I certainly think it should be damned near impossible to wage a preventive war. I don’t know how a President can be reined in with the attitude in the leadership and the populace that seems to prevail after the 9/11 attacks but I think it is vital to our real national security. Dashing off to war on a thinly supported case for imminent peril is a good way to completely destroy our credibility and drive off any allies we might otherwise have been able to rely on. I think that we have gone way too far down that road already.

Our present Congress seems willing to allow the President to run the nation’s affairs as he sees fit. It seems to me that our Congress was completely out to lunch on their oversight duties in nat asking hard questions, or any questions at all, in the case of the Iraq war.

I just wish there was some way to control these politicians. If only we had some mechanism whereby they would be subject to a review of the way they performed their duties on a regularly scheduled basis and people could make a decision on whether or not they should retain office. If only…

But in the absense of such a thing, I suppose killing them is the only way.

Just wait untill unmanned combat vehicles start to be churned out of factories and see how easy it will be to start wars.

Members of the House run for office every two years. One problem seems to be that polls show that the great majority thinks that most members of Congress are pretty sleazy, but their member is great. If only people would regularly start turning out incumbent House members for fuck-ups the other house and the Chief Executive would begin to feel a severe chill in the air. I don’t look for that to happen any time soon.

Hello, Airman Doors. I enjoy reading your posts, but I believe I have an answer to many of the questions you pose. In my proposal, if the military personnel sent into harm’s way agree with the decision to wage war, then everything is as it should be. If they do not, it has nothing to do with the electorate at large. It’s all about the military personnel. If they are asked to risk their lives, should they have some say about it later? And, is this a good thing as it makes the political leaders think long and hard before starting a war since they are putting their actual lives at stake? (not just their political lives)

Do you still believe this “hamstrings our leaders”? I think wars will still be waged, but only when necessary. If we add my proposed motivation, would fewer wars be started on a whim or conducted poorly?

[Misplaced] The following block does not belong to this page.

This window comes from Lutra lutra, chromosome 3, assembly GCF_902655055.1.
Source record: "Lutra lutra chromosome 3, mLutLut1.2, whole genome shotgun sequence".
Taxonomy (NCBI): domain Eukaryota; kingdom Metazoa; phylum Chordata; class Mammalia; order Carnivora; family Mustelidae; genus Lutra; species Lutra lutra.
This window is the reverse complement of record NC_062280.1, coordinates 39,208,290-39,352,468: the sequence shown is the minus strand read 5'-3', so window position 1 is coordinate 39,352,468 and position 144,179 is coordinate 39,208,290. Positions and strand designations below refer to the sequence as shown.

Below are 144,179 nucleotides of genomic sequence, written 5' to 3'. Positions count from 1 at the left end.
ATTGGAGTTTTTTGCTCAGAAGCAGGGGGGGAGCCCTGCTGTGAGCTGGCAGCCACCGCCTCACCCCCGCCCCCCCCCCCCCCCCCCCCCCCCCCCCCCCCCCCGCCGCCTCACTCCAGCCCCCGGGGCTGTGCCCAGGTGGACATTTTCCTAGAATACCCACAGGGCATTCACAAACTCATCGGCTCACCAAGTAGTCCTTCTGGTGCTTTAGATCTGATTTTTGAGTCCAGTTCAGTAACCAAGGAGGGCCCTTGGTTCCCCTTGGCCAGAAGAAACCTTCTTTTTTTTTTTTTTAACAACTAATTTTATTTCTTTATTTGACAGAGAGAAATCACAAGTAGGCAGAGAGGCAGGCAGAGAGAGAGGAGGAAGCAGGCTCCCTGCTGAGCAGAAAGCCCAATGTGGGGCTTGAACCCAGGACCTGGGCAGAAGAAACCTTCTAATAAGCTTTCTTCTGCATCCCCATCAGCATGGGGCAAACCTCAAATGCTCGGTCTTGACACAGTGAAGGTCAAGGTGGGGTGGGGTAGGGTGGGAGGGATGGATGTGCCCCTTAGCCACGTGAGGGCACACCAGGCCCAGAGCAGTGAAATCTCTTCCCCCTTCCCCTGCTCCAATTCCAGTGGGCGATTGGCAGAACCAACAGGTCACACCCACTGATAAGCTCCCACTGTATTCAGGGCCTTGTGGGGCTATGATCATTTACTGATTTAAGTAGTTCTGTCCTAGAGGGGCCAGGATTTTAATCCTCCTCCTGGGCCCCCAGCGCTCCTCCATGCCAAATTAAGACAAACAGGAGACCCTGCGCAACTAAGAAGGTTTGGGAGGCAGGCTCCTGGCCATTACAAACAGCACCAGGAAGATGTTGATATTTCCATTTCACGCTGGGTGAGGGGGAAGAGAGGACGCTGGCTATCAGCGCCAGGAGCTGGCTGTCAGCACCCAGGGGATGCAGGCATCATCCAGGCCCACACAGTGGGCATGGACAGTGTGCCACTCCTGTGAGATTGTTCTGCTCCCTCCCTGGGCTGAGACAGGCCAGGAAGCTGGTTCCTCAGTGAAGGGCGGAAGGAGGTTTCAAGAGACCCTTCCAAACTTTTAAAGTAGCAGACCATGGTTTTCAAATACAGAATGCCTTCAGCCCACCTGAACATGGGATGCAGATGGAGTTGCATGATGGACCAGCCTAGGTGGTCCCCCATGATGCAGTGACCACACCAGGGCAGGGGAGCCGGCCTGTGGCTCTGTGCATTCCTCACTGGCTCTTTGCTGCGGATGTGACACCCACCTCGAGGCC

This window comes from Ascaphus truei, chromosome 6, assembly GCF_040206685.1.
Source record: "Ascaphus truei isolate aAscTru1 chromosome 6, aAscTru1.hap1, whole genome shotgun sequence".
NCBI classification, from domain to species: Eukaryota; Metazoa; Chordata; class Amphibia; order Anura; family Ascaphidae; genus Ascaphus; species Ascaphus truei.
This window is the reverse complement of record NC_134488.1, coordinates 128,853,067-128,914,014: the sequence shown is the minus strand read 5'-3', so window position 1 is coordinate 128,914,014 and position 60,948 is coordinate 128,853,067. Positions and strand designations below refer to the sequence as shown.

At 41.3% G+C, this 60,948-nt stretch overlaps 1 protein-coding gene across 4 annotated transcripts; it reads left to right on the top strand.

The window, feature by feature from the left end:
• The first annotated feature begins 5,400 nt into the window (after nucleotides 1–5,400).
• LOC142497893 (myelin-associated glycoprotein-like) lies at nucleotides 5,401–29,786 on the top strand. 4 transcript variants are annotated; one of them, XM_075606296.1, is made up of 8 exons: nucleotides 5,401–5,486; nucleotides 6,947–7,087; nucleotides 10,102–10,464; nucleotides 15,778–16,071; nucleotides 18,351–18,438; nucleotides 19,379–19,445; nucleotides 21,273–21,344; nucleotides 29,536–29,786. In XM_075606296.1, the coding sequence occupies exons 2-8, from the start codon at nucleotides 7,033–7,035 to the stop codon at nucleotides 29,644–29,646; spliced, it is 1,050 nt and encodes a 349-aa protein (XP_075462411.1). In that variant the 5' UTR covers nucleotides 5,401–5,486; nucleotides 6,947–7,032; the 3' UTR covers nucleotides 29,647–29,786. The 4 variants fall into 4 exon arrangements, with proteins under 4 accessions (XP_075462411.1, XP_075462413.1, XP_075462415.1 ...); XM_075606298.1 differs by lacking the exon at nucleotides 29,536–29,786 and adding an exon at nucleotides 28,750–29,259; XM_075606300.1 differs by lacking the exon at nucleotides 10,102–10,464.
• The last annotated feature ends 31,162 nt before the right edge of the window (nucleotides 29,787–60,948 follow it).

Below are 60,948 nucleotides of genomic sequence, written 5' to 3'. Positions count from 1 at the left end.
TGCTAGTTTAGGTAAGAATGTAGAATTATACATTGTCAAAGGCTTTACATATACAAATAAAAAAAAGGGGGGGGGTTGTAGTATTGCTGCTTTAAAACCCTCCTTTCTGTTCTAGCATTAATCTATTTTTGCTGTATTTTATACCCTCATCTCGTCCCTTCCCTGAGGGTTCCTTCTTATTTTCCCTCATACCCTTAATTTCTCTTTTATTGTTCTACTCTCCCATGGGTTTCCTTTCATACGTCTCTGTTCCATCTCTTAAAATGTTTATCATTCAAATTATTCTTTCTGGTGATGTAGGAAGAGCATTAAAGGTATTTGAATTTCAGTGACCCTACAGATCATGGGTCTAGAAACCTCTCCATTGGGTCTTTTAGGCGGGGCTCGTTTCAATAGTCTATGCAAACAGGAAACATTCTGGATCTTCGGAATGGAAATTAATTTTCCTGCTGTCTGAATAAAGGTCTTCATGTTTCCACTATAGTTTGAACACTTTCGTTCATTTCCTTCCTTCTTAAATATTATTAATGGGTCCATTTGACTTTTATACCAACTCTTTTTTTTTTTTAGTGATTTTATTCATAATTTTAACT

I think it would also help the general public accept a war if they know the military personnel have at least some say. So, would you want this?

Well, now, you’re advocating that the military have some input into the political activities and foreign policy of the United States of America. Are you sure that you mean that? That’s a big mistake, if you ask me.

Yes, it would hamstring our foreign policy, inasmuch as it becomes conditional service, which in turn translates to institutional blackmail. Do you want the people with all the guns to have that much power? If so, we can dispose of the need for subtlety and simply overthrow the government tomorrow, because once the military stops being an instrument of policy and becomes the maker of it you’ve planted the seeds for a military coup. History has borne out time and time again that when the military is given the kind of power you are talking about it leads to disaster.

Isn’t there some happy medium between the current situation and allowing the military to execute the president? If you want to make it harder to declare war, then requiring a super-majority in Congress to approve a military action is probably the way to go. Not that I think something like that has a chance of being passed, but it has more of a chance than the OP’s suggestion.

If approval of the Iraq war required a supermajority it would habe passed anyway. An overwhelming majority of the house and senate voted to approve the use of force against Iraq.

And encouraging the military to perform extrajudicial executions and assassinations strikes me as a spectacularly unhelpful idea. Why not just skip a step and throw out the whole constitution and instutute a military dictatorship right away? Make it easier and cleaner.

I’d be satisfied if we just revived the custom of requiring a formal declaration of war from Congress before commencing hostilities. No supermajority, just a plain majority vote. But call it war, no euphemisms.

Possibly. Remember, though, that the AUMF was not exactly a declaration of war. Many of the Democrats in the Senate who voted for that resolution were able to weasel their way through the process by saying they only wanted to give the president a limited authority to press forward with the inspections. There probably would have been fewer votes for an actual declaration of war, although there is no way of knowing if it would’ve been less than a 3/4 or 2/3 super-majority. I suspect a 3/4 supermajority would not have passed although a 2/3 supermajoirty might have. Just 3 fewer votes in the Senate would’ve taken the vote under a 3/4 super-majority.

Yeah. What makes something a “war”? How many of the things the U.S. military have been involved in in the past several decades have been wars? How many times has the U.S. officially declared war?

Well, I think this policy has worked well for many Central American and African nations.